a. It replaces love for God the Father (1 John 2:15).

    When we are focused on fleshly lusts, the lust for things we see, and pride in our own accomplishments, how much room do you think is left to love God. John tells us that if we love the world and are focused on these three categories of worldliness, then love for the Father will not be found in us. That is a serious problem. When you think of all that God the Father has done for you, do you think it good to have anything replacing your love for Him?

    b. It makes you an enemy of God (James 4:4).

    James takes it a step further. It is not just a lack of love for the Lord, but a rebellion against God. “A rebellious Christian who has an illegitimate relationship with the world is at enmity with God” (Blue 830). Enmity is another way of saying hatred. The Ukrainian soldiers hate the Russian soldiers who are invading their country. When two armies are fighting in a war, there is no love lost between the two. Their end game is to destroy the other soldiers so as to win the war. If you love the world and the lust and pride in it, you are an enemy combatant against God.

    What would you think of a Ukrainian soldier who was friendly toward a Russian soldier on the weekend? You would think he was a traitor to his country. Why is he palling around with someone who is trying to destroy his country? This is the same way we should look at friendship with the world system. We should have nothing in common with the desires and thinking of Satan’s world system because it is entirely opposed to God’s character and what He wants for us.

    c. It pollutes a Christian’s life (2 Pet. 2:20).

    In this passage, Peter has been discussing the evil people who seek to turn Christians away from what God has done in their lives. As you recall, God makes each of us a new creation. He gives us a new nature, the Holy Spirit, and a desire to please Him that we didn’t have before. When God saved each of us, He cleansed us of our sins and washed us white as snow.

    But there are some who seek to deceive Christians and to turn them back to their old sinful ways. They speak great swelling words, allure with the lusts of the flesh, and promise liberty but their influence doesn’t help people to become more like Christ. Instead, they pollute the Christian’s life with sinful desires and behaviors.

    Someone once described television as a garbage pipe attached to the living room wall. Television, movies, the internet—all of these things can be good but can also pollute the Christian life. They give access to and promote lusts and pride that God calls sinful. We need to be careful what we allow into our homes because much of what is broadcast is not sympathetic with what God desires at best and is often completely against Him.

  3. What should our response be?

    As Christians, our first response to worldliness is often hatred. We hate that worldliness is so tempting. We hate that it turns our love away from God. And when we see others imbibing in worldliness, we can become angry. But before we become too angry with those who have given in to worldliness, let us consider a few Scriptural ways to respond to worldliness.

    a. Apply love and humility (Phil. 2:1-8; 4:2-3).

    In this morning’s message, we were reminded that we should have the mind of Christ. Remember how Jesus responded to the adulterous woman? He didn’t berate her. Instead, he kindly told her to go and sin no more. Jesus was known for His love and humility. If you think about it, Jesus could look down His nose at us but instead chose to love us.

    If we are to be like Jesus, we will notice the sin around us, but we will also remember from where we came. We were sinners. We are often still sinful and need God’s forgiveness and help from others to stop sinning. So, be careful how you respond. Make sure that you are not overly judgmental and that your attitude is based on God’s love and humility.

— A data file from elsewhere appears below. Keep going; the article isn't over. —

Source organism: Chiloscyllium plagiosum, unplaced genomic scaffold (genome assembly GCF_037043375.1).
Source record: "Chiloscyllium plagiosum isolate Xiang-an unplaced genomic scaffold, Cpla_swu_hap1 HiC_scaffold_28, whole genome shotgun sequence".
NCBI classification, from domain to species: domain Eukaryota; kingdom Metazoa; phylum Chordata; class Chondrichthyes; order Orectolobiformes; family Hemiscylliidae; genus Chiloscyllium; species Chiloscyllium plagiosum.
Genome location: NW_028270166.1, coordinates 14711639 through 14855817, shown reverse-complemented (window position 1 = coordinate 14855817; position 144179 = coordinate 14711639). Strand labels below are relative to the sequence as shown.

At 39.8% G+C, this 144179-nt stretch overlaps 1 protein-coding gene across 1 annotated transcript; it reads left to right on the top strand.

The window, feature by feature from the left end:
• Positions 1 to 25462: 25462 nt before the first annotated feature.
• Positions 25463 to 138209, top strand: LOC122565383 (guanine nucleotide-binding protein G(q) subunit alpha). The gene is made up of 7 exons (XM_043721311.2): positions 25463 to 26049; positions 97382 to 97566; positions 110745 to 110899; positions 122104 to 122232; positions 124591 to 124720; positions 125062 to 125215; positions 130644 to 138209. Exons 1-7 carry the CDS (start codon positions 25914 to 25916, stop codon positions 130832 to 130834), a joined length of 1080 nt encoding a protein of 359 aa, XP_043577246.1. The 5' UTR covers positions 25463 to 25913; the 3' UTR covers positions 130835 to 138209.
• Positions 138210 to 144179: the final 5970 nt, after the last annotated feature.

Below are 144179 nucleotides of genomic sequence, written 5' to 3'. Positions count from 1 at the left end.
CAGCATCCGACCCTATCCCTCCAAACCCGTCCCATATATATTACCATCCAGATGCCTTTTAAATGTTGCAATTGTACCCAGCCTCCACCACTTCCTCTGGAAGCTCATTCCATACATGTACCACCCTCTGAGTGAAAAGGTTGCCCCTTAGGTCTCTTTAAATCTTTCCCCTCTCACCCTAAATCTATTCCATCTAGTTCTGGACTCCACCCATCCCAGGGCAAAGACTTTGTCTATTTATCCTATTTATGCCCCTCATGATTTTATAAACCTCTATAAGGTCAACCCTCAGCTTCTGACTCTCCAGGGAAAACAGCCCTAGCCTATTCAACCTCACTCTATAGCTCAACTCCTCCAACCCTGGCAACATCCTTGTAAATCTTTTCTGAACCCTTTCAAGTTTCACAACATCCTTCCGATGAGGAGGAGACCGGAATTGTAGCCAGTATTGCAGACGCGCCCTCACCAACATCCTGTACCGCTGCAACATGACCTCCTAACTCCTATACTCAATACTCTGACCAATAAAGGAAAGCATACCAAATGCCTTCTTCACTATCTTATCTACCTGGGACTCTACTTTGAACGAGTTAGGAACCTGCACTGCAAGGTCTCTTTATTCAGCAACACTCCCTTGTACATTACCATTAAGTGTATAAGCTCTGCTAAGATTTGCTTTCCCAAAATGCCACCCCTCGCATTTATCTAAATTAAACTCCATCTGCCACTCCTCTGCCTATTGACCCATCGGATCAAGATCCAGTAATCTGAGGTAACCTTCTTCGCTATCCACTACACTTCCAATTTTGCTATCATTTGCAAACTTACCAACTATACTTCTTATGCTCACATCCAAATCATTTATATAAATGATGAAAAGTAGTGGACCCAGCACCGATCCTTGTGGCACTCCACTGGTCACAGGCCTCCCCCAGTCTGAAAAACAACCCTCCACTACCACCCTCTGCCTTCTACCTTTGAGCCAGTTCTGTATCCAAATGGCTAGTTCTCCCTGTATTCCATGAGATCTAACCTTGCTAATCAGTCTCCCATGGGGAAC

b. Guard yourself but try to rescue the worldly person (Jude 20-23).

    It is interesting that Jude tells us to keep ourselves in the love of God. I think this “does not indicate that salvation depends on one’s own efforts… . Instead a believer is nurtured as he is occupied with God’s love for him, and is in fellowship with Him” (Pentecost 923). So even when we are addressing a worldly Christian, we need to first guard ourselves. We need to keep ourselves right with God and in His love.

    But the second thing is that we should try to rescue those who have become worldly. remember that the temptation is great and that many fall. But we shouldn’t stand by and let it happen! We should reach out to worldly Christians and seek to pull them back from the precipice. How many times have you seen a Christian fall back into adultery or drunkenness? Instead of watching the person’s downfall, reach out to them with the love of Christ and prayerfully try to help them turn from their sin back to the Lord.


My initial intention was to address some specific instances of worldliness that are affecting today’s Christians. But that will have to wait until another time. But the foundation has been laid about worldliness and how we should respond to it. What have we learned? Worldliness is a terrible system of lusts and attitudes that are in opposition to God. We can’t love God and these lusts at the same time. If we continue in these sins we will eventually become enemies of God. So let us guard ourselves from the bad influence and also seek to help those who have been deceived by worldly thinking. Perhaps we can save some before their lives are destroyed.


Blue, J. Ronald, “James” in The Bible Knowledge Commentary New Testament, USA: SP Publications, 1983, pp. 829-30.

Hiebert, D. Edmond, The Epistles of John, Greenville: BJU Press, 1991, pp. 99-103.

Hodges, Zane C., “1 John” in The Bible Knowledge Commentary New Testament, USA: SP Publications, 1983, pp. 890-91.

McGee, J. Vernon, Thru the Bible with J. Vernon McGee, Vol. V, 1 Corinthians through Revelation, Nashville: Thomas Nelson, 1983, p.661, 741, 773-75, 873-75.

Pentecost, Edward C., “Jude” The Bible Knowledge Commentary New Testament, USA: SP Publications, 1983, p. 923.

κόσμος as viewed at on 5/7/2023.